We memorize the principal texts, something I too did as a young boy. But the unique factor is that we then take a strictly logical approach to scrutinizing the meaning of what is written. This is not the custom in either the Pali or Chinese traditions. We follow the example set by Chapa Chökyi Sengé who formalized the Tibetan system of debate.

These days, as I said before, conversations with many Buddhist scholars have led me to believe that what Tibetans have maintained and preserved is the most comprehensive Buddhist tradition. We study, but we also cultivate ‘shamatha’, concentration, and ‘vipashyana’, insight meditation. We not only cultivate warm-heartedness and compassion; we use our intelligence and look at things logically.

Our ability to explain how to cultivate compassion and achieve peace of mind means we can contribute to peace in the world. Even those with no interest in religion want to find peace within. They too can benefit from learning that we face all kinds of trouble because our minds are disturbed.

We start life in the shelter of our mother’s affection. Without it we would not survive. It’s the experience of our mother’s compassion that sows in us a seed to be kind to others when we grow up. However, modern education pays little attention to the way such positive emotions contribute to peace of mind and general good health. Nor does it reveal how anger disturbs our minds and disrupts the communities in which we live. It is in all our interests to learn how to achieve peace of mind and Tibetan culture has kept alive a variety of means for bringing it about.”

His Holiness answered a series of questions from the audience, some of which were addressed to him in Tibetan, some in German and others in English. Several dealt with how Tibetan culture can be preserved in Tibet.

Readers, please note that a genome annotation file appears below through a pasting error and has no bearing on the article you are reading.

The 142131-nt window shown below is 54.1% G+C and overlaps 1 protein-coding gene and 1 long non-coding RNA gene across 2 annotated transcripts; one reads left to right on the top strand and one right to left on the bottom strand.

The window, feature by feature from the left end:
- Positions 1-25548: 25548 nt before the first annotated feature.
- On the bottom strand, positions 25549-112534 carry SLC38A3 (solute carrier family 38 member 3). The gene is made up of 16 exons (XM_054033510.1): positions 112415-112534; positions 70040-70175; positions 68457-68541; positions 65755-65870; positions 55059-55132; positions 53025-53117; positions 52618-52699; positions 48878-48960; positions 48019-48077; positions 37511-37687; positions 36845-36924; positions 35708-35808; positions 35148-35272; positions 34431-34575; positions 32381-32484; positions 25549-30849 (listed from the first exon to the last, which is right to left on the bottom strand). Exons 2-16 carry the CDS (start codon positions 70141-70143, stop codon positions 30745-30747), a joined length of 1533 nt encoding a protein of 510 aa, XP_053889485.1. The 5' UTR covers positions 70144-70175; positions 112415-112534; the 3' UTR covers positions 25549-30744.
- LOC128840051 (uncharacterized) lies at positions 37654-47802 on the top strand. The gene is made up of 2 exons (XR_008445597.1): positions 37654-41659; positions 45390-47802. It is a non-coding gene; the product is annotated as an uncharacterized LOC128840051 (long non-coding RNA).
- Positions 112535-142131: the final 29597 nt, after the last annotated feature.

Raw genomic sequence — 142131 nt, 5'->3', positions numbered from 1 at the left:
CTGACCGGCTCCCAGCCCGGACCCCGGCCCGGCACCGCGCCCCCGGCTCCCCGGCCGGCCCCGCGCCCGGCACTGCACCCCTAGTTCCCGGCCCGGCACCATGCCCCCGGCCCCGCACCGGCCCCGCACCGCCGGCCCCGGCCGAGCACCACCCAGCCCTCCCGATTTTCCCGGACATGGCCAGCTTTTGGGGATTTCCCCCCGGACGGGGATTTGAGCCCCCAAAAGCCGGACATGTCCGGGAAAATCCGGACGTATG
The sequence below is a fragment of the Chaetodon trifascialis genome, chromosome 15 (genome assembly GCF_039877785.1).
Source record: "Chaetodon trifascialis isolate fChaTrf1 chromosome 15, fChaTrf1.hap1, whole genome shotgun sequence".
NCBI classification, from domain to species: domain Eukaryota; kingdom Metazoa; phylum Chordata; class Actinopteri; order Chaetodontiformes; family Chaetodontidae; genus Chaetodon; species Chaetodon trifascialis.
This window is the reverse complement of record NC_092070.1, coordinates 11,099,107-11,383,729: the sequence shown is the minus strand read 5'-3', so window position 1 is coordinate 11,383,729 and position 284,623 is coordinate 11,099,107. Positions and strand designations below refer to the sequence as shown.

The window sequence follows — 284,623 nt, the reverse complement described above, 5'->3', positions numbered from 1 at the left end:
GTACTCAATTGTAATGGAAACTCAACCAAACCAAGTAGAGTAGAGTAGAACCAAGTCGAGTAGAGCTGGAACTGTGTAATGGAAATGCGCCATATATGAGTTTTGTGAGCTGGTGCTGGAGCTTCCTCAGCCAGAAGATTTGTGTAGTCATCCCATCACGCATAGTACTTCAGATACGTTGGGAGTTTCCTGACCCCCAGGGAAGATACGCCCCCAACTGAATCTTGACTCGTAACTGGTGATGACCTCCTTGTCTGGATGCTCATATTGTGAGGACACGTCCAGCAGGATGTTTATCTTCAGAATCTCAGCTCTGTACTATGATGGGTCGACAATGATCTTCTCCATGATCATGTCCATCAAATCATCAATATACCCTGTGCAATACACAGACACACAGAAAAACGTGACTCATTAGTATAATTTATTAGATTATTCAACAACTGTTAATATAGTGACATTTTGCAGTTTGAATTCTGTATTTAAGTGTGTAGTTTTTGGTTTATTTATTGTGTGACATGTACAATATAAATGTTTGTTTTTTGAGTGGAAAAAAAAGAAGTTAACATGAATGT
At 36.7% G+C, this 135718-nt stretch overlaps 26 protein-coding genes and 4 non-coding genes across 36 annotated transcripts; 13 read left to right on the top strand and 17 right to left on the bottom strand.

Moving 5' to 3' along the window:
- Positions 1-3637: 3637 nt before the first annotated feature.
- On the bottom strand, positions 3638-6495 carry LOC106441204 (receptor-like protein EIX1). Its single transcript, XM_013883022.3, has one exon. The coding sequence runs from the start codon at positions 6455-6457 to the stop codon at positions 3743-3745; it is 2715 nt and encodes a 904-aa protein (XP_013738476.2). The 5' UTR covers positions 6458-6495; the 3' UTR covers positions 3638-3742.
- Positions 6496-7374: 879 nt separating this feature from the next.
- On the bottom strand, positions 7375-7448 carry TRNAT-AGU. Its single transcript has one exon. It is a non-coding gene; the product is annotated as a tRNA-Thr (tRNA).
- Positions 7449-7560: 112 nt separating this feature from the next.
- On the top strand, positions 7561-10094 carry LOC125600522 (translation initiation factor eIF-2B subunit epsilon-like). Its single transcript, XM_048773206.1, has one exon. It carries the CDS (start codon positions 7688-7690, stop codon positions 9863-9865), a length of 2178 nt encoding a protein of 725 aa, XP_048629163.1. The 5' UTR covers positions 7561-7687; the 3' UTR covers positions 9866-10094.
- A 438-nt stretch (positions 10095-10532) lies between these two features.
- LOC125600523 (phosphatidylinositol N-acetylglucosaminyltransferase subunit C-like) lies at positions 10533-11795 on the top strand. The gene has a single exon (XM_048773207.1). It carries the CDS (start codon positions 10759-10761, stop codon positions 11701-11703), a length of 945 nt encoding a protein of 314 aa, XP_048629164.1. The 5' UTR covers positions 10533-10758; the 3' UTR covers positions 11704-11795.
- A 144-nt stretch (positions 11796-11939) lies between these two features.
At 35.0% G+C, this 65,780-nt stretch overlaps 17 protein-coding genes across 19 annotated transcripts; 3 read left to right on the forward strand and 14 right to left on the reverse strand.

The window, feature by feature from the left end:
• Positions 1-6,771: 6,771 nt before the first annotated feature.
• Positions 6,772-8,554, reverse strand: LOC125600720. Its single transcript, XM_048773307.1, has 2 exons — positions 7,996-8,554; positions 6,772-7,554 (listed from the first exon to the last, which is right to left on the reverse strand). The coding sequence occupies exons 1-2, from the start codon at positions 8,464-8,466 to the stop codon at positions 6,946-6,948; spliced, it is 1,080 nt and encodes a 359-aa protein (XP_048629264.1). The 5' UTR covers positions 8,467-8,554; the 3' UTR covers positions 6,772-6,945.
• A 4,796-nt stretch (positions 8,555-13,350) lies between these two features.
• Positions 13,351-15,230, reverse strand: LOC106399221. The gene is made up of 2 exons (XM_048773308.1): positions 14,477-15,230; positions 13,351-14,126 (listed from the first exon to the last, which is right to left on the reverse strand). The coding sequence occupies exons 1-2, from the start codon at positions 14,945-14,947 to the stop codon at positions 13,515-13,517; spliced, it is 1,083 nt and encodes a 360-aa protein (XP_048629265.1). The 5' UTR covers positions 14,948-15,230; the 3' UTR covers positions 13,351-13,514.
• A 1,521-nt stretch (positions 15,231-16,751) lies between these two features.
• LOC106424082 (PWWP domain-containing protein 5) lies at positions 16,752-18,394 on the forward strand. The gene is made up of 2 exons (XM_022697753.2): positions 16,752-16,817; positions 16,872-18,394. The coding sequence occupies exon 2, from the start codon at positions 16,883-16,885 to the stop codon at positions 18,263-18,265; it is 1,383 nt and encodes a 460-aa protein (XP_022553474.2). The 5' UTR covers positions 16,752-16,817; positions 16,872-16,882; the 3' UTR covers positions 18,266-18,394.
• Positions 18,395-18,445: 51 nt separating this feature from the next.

His Holiness observed that when the Chinese first occupied Tibet their leaders were driven by a strong ideology. He recalled his last meeting with Chairman Mao in which the revolutionary leader praised him for the scientific cast of his mind, but teased him with his insistence that religion is the opium of the people. Since then, attitudes have changed and growing numbers of Chinese are showing a renewed interest in Buddhism.

He reported that friends involved with education in China have told him that university professors have gained access to Chinese translations of the two volumes of ‘Science and Philosophy in the Indian Buddhist Classics’ that have been compiled by Tibetans in India from sources in the Kangyur and Tengyur. The professors were surprised to acknowledge that Tibetan Buddhism belongs to the Nalanda Tradition, clearly adopting a scientific approach rooted in reason and logic.

His Holiness remarked that Chinese communists exerted maximum pressure against Tibetan Buddhism but failed to destroy it. Now, Tibetan Buddhism is attracting interest not only in China but around the world.

His Holiness described how, when he reached India, he proposed setting up schools for Tibetan children that would teach Tibetan. Nehru was fully supportive. In due course, the monastic centres of learning were re-established too. These days several thousand monks and nuns have the opportunity to study rigorously. Young Tibetans who wish to join them must first master Tibetan which will equip them to study, become scholars themselves and so preserve the Tibetan tradition.

His Holiness pointed out that wherever Tibetans have settled efforts have been made to enable them to learn written and spoken Tibetan. Similarly, across the Himalayan region initiatives have been taken not only for monastics, but for lay-people, young and old, to study and practise debate.